Timeline From the Ashes, by Annette Oppenlander

  • September 1, 1939 Germany attacks Poland under the guise that Poland attacked a German office, killing several men. In reality, Hitler had planned the war on Poland for years. The attack at the German office had been staged by the SS and actually began at least an hour earlier than announced. Two days later, France and Britain declare war against Germany. Within two weeks Poland is overrun, and is divided up between Germany and Russia.
  • Spring 1940 Emboldened by the quick victory, Hitler attacks Denmark and Norway. France is invaded next. Both offensives require large quantities of troops, siphoning German men away from homes. First attacks on German ground occur; Hitler dictates the building of additional bunkers.
  • May 11, 1940 The British Royal Airforce (RAF) begins attacks on Germany
  • 1941 Hitler breaks his agreement with Russia and attacks.
  • Dec 11, 1941 Germany declares war on the U.S.
  • May 30, 1942 The RAF bombs Cologne with more than 1,000 bombs – until 1945, 262 attacks follow.
  • Sept 13, 1942 The battle for Stalingrad begins.
  • 1942/1943 The winter of Stalingrad turns the tide, ultimately leading to Germany’s doom. More than 700,000 people, Russians and Germans die during the battle.
  • Feb 2, 1943 The German army capitulates in Stalingrad. Large scale air attacks drop bombs on German cities. The civilian population, mostly women and children and without food and heat, seek refuge in bunkers and cellars.
  • Feb 18, 1943 NS propaganda minister Goebbels declares “total war” – the Third Reich’s reaction to the loss in Stalingrad
  • April 19, 1943 The Warsaw ghetto’s remaining Jews fight the German SS and are able to resist until May 16.
  • 1943 To scare the German civilian population, British and American Air Forces perform large scale bombing attacks; carpet bombs cover large areas.. The German flak, in charge of protecting the homeland, is unable to reach the high flying planes.
  • June 6, 1944 The Allied Forces land in France.
  • June 22, 1944 Eastern front: the largest battle between Red and German armies ensues, 670,000 men die, adding to the huge losses in the west. Rumblings to end the Nazi regime erupt within the German military leadership.
  • July 20, 1944 Oberst Stauffenberg’s attempt to assassinate Hitler fails.
  • Sept. 11, 1944 The Allied Forces enter Germany.
  • Oct. 16, 1944 The Red Army enters Germany.
  • Nov. 4/5 1944 Solingen is leveled and burns for a week. The bombing on November 5 lasts 18 minutes and leaves 100 large fires, 300 middle sized and 500 small fires. Black clouds of smoke billow from houses. 921 tons of bombs and mines followed by 138 tons of phosphor bombs fall. More than 20,000 people lose their homes. On November 5, 1944, the British radio announces: “Solingen, the heart of the German steel industry, a destroyed, dead city!”
  • Jan. 1945 While the German army lacks ammunition and food and soldiers retreats on all fronts, families are asked to sacrifice yet again. Coined the final war, boys and grandfathers are drafted. The Allies move to finish the job, no longer fearing much opposition. Air attacks blanket the country. The Red Army frees the KZ camp Auschwitz – most of the prisoners have died during SS-organized death marches.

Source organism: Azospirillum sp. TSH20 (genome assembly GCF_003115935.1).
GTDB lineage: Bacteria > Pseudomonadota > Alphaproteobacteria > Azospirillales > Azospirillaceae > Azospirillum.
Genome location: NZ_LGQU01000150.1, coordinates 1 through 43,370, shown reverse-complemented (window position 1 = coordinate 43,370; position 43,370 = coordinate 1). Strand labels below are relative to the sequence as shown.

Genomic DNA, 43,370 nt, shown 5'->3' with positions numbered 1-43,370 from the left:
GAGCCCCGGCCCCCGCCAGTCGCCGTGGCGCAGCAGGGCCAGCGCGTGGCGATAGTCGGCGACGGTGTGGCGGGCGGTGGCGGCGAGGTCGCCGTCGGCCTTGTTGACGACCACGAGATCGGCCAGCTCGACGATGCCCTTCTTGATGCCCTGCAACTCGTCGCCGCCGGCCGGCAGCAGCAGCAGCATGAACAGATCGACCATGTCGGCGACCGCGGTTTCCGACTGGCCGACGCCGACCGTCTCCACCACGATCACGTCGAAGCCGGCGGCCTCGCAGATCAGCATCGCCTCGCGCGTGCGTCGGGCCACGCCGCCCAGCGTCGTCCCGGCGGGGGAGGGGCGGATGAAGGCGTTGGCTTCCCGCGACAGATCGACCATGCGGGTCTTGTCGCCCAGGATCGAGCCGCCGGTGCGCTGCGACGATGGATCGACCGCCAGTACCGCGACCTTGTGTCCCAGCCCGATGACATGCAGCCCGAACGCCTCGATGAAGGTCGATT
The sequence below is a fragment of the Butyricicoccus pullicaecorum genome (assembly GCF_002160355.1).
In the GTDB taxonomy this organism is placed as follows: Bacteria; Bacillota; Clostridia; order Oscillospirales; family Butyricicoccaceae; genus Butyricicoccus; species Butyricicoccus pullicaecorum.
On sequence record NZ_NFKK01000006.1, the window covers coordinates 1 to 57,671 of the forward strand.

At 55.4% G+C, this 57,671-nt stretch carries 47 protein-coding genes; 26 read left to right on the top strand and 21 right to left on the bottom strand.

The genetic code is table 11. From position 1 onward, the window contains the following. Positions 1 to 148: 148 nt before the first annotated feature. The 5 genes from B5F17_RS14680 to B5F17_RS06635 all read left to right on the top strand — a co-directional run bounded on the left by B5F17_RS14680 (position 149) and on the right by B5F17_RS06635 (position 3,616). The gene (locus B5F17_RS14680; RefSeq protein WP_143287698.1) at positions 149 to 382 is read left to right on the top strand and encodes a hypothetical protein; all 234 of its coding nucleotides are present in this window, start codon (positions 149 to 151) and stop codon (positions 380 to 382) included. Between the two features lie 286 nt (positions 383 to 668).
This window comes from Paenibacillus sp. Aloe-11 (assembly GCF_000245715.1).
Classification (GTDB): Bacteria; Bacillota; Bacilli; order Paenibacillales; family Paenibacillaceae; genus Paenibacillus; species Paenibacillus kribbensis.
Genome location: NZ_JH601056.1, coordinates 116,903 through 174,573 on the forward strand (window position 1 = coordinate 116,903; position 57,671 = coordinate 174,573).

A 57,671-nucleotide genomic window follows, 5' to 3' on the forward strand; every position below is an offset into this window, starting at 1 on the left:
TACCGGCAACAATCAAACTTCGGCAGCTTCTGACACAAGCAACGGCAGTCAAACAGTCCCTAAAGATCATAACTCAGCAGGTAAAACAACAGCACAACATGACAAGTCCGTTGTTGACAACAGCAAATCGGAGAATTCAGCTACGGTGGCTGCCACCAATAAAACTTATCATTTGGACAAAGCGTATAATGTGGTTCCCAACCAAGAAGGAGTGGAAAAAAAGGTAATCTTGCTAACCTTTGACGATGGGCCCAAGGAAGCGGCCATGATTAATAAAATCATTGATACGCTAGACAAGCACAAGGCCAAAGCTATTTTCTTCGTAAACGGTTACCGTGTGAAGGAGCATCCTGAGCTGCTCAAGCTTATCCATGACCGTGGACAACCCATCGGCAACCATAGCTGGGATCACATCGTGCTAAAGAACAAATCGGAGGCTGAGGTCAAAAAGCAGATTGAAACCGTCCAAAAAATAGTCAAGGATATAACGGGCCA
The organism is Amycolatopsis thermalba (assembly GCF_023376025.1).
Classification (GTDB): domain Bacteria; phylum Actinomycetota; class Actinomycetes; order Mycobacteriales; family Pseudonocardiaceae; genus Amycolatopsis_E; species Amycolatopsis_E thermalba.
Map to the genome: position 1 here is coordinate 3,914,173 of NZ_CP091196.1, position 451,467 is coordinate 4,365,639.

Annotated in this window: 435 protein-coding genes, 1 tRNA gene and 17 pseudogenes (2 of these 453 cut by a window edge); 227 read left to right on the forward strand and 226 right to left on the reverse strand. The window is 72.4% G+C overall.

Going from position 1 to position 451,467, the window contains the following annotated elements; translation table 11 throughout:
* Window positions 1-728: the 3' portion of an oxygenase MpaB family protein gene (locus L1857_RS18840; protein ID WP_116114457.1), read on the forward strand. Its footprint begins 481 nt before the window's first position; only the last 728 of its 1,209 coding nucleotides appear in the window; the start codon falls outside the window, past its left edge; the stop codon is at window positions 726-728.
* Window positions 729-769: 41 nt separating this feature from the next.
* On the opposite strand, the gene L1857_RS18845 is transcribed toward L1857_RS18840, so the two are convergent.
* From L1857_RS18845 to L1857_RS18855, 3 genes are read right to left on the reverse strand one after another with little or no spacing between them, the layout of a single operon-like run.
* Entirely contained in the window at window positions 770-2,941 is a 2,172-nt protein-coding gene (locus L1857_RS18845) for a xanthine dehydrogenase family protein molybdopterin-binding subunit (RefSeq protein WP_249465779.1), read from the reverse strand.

• Feb 13, 1945 RAF and USAAF bomb Dresden, burning it to the ground, killing 18,000-25,000 civilians.
  • March 1945 While Russians and Americans are already on German ground, the German government threatens to shoot anyone who displays white sheets as a sign of surrender.
  • April 21, 1945 Battle for Berlin, 2.5 million Red Army soldiers surround the city, fighting one million German soldiers. The last fanatics, SS, Hitler youth create stand-up desertion tribunals, shooting German citizens on the spot. American troops arrive in Solingen. Its citizens surrender without a fight. Hitler commits suicide.
  • May 2-8, 1945 Germany surrenders.
  • Summer 1945 British and American military release German prisoners, Russia continues filling its camps.
  • 1945-1948 With its infrastructure and production facilities destroyed, the German population starves. Families go on barter trips, trading and stealing to survive while run-away inflation and black markets seize the country.
  • June 1948 The new currency, Deutsche Mark, is introduced; stores that have horded for months, fill with goods overnight.
  • 1953-1955 The last prisoners of war “The last 10,000” are released from Russian camps.

5 thoughts on “Timeline From the Ashes, by Annette Oppenlander”

  1. My husband’s ancestors also came from the area of Stuttgart, a small town named Hoeslinsuelz. We may be related.

  2. Scott Oppenlander

    I have been working on genealogy for over 30 years. My great-great-grandfather (Chris Oppenlander) was born in Hengstfeld and came to the US through Michigan in the 1860’s. He got married in Indiana and settled in Kansas. He has always been a dead end for me – I could never develop any information on his siblings or parents.

    My uncle talked about a ‘group of 9’ that made the decision to come to the US but I never saw any evidence of it. My father-in-law mentioned that there was a sizeable German immigrant population in Michigan. My assumption has always been that my ancestor came to Michigan first to link up with his family, and strike out on his own from there. I believe other Oppenlanders came through Michigan and on to Oregon.

    There was also a Kurt Oppenlander who was a general at Stalingrad. He got out before the surrender but eventually died in a US prison camp. He was born in Ulm; the German wikipedia site has a good article on him.

    Can you or your husband please get in touch with me at soppenlander@gmail.com? I would love to finally break through on this…

Comments are closed.